Asked what’s stressful about being a grandparent, about one in five cited conflict with the grandchildren’s parents or difficulty juggling work and other time demands to be with grandchildren.
“There are some parents who probably don’t have a realistic expectation of how invested their parents should be in the grandchildren,” Psychiatrist, Dr. Gail Saltz, told The New York Times.
“But because this generation’s children are the centre of their universe, it’s hard not to take the grandparents’ ‘why should I be bothered?’ attitude personally.”
It’s hard not to take the grandparents’ ‘why should I be bothered?’ attitude personally.” Via IStock.
An American mother, Catherine Connors told The New York Times that before she had her first child her mother “put her on notice”.
“She told me she was not interested in baby-sitting. She said she’d come to visit but that she didn’t like newborns.”
Her mother responded saying her hands-off behaviour “doesn’t equate to not loving my grandchildren — it just means I have a life that doesn’t revolve around them.”
What's the best advice your mother ever gave you? Post continues after video.
As one blogger, Melbourne grandmother of seven Shyrla Pakula writes “No matter how adorable my grandchildren are, I have done my time in Mummyland, and I am all Mummied-out.”
Ms Pakula says that parents of young kids take advantage of their own parents.
Shyrla Pakula via Facebook.
Among her rules she has written about, that she applies to her daughter and daughter-in-law are: "When we go on family vacations, I am not there to look after the kids while mummy and daddy have pina coladas on the beach. Do your research and find a local sitter."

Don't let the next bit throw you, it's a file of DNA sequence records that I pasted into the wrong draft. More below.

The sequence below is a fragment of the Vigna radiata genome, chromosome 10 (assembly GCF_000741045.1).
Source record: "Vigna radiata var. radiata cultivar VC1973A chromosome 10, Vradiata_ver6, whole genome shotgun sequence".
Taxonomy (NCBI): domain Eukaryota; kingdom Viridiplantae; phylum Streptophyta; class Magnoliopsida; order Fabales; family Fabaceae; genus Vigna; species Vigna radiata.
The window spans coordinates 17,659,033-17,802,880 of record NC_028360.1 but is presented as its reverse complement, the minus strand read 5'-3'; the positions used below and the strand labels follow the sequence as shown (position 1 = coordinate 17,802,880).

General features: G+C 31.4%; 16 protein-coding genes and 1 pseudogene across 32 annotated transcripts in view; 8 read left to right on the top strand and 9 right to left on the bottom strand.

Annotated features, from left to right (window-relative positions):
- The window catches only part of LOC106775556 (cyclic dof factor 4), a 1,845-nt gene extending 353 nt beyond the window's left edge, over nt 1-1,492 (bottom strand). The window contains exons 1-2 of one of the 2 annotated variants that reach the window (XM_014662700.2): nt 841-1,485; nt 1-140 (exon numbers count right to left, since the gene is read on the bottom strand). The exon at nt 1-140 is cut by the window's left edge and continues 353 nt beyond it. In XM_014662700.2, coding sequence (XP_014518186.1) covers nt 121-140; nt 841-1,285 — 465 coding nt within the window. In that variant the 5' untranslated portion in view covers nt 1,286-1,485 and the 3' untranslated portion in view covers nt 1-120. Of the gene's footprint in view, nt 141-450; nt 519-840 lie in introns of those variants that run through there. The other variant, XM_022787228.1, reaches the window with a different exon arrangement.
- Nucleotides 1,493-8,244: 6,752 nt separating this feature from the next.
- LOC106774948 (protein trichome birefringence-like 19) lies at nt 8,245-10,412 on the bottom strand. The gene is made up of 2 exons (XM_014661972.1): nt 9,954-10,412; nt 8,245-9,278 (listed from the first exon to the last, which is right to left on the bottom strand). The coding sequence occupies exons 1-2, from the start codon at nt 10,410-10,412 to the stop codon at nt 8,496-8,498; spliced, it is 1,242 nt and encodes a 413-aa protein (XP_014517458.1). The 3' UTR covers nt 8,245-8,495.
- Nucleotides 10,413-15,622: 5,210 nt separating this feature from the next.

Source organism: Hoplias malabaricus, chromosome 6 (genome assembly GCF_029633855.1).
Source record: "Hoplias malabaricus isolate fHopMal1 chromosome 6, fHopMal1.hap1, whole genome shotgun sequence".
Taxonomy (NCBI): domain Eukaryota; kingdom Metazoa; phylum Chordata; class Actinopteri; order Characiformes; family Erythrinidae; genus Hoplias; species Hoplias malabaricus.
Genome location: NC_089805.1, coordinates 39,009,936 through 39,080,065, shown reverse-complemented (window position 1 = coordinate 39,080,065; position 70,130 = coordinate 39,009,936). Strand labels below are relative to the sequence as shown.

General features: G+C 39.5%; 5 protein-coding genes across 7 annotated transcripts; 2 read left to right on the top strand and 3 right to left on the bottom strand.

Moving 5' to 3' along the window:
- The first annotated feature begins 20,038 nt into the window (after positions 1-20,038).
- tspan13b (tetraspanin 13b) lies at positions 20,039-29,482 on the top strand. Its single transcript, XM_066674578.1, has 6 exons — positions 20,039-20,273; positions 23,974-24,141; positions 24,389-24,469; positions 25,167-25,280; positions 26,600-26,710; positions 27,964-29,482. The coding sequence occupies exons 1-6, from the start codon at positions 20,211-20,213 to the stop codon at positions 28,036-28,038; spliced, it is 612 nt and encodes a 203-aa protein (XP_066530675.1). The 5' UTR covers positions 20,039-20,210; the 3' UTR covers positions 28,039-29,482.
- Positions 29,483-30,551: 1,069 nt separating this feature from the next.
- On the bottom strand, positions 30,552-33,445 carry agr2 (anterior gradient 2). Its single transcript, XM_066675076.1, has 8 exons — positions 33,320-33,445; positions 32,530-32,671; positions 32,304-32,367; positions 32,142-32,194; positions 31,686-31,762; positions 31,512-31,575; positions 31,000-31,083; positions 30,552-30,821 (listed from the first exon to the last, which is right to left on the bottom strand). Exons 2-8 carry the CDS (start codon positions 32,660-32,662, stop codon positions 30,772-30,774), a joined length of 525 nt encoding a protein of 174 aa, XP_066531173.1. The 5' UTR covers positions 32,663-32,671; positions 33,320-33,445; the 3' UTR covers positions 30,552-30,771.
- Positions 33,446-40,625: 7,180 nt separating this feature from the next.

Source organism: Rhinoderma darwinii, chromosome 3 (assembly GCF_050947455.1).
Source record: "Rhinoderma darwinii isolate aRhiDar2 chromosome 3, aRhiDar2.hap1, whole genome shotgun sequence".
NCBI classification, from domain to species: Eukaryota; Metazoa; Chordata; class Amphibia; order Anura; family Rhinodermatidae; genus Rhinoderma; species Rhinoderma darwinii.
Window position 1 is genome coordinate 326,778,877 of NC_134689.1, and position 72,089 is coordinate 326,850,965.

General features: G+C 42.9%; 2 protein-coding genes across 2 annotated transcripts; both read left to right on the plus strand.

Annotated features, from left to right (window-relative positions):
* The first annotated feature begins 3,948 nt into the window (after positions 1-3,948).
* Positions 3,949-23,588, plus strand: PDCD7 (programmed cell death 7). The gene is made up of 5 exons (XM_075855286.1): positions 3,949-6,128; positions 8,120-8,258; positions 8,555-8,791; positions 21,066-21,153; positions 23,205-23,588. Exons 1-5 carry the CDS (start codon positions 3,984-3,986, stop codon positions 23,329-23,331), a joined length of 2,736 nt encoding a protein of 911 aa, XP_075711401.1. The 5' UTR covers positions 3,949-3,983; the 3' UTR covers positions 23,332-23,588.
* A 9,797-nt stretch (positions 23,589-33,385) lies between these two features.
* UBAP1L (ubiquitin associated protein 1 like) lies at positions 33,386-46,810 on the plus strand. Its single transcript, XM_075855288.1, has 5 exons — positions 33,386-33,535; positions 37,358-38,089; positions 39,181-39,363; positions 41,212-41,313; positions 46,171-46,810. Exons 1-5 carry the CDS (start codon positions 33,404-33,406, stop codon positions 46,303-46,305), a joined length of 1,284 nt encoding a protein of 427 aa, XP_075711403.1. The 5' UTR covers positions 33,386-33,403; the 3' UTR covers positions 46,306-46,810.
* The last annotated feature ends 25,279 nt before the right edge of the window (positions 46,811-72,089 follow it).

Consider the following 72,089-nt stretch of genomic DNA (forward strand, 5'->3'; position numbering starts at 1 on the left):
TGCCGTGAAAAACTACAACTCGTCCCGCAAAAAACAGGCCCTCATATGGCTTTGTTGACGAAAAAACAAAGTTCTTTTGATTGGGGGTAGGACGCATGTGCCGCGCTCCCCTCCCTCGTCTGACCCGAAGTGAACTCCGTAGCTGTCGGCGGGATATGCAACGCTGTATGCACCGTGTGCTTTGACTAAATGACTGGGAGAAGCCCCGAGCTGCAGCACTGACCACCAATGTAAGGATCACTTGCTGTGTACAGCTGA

As well as, "I will do pickups from school, or look after toddlers, but NOT every day. And not so that mummy can go to Pilates. And I need at least three days notice, so I can clear my diary. (Emergencies excluded.)"
And, “I will not be used as a regular babysitter, or a nighttime babysitter, so mum and dad can go out. Get a high school kid. Make your own arrangements. I also like to go out for dinner, you know.”
Her comments polarised readers, some saying she was “selfish” others appreciating her honesty and blunt up-front attitude.
“I will not be used as a regular babysitter, or a nighttime babysitter, so mum and dad can go out." Via IStock.
But in a time when childcare prices strain family budgets beyond breaking point and more and more women are welcomed – and valued – in the workplac,e many families crave the help of grandparents more than ever.
The bell rings and Linda’s two granddaughters rush out of their classrooms delighted to spend an hour in the company of their fit, active Nan.
This is the grandma they know - she’s lively and interesting, a role model, rather than a babysitter and for this family, while not a free child minding service, she offers them just as much love as any other grandma does.
And who could really ask for more than that?
*Linda is not the real name of this lovely grandma, who for her grandkids sake asked me not to name her.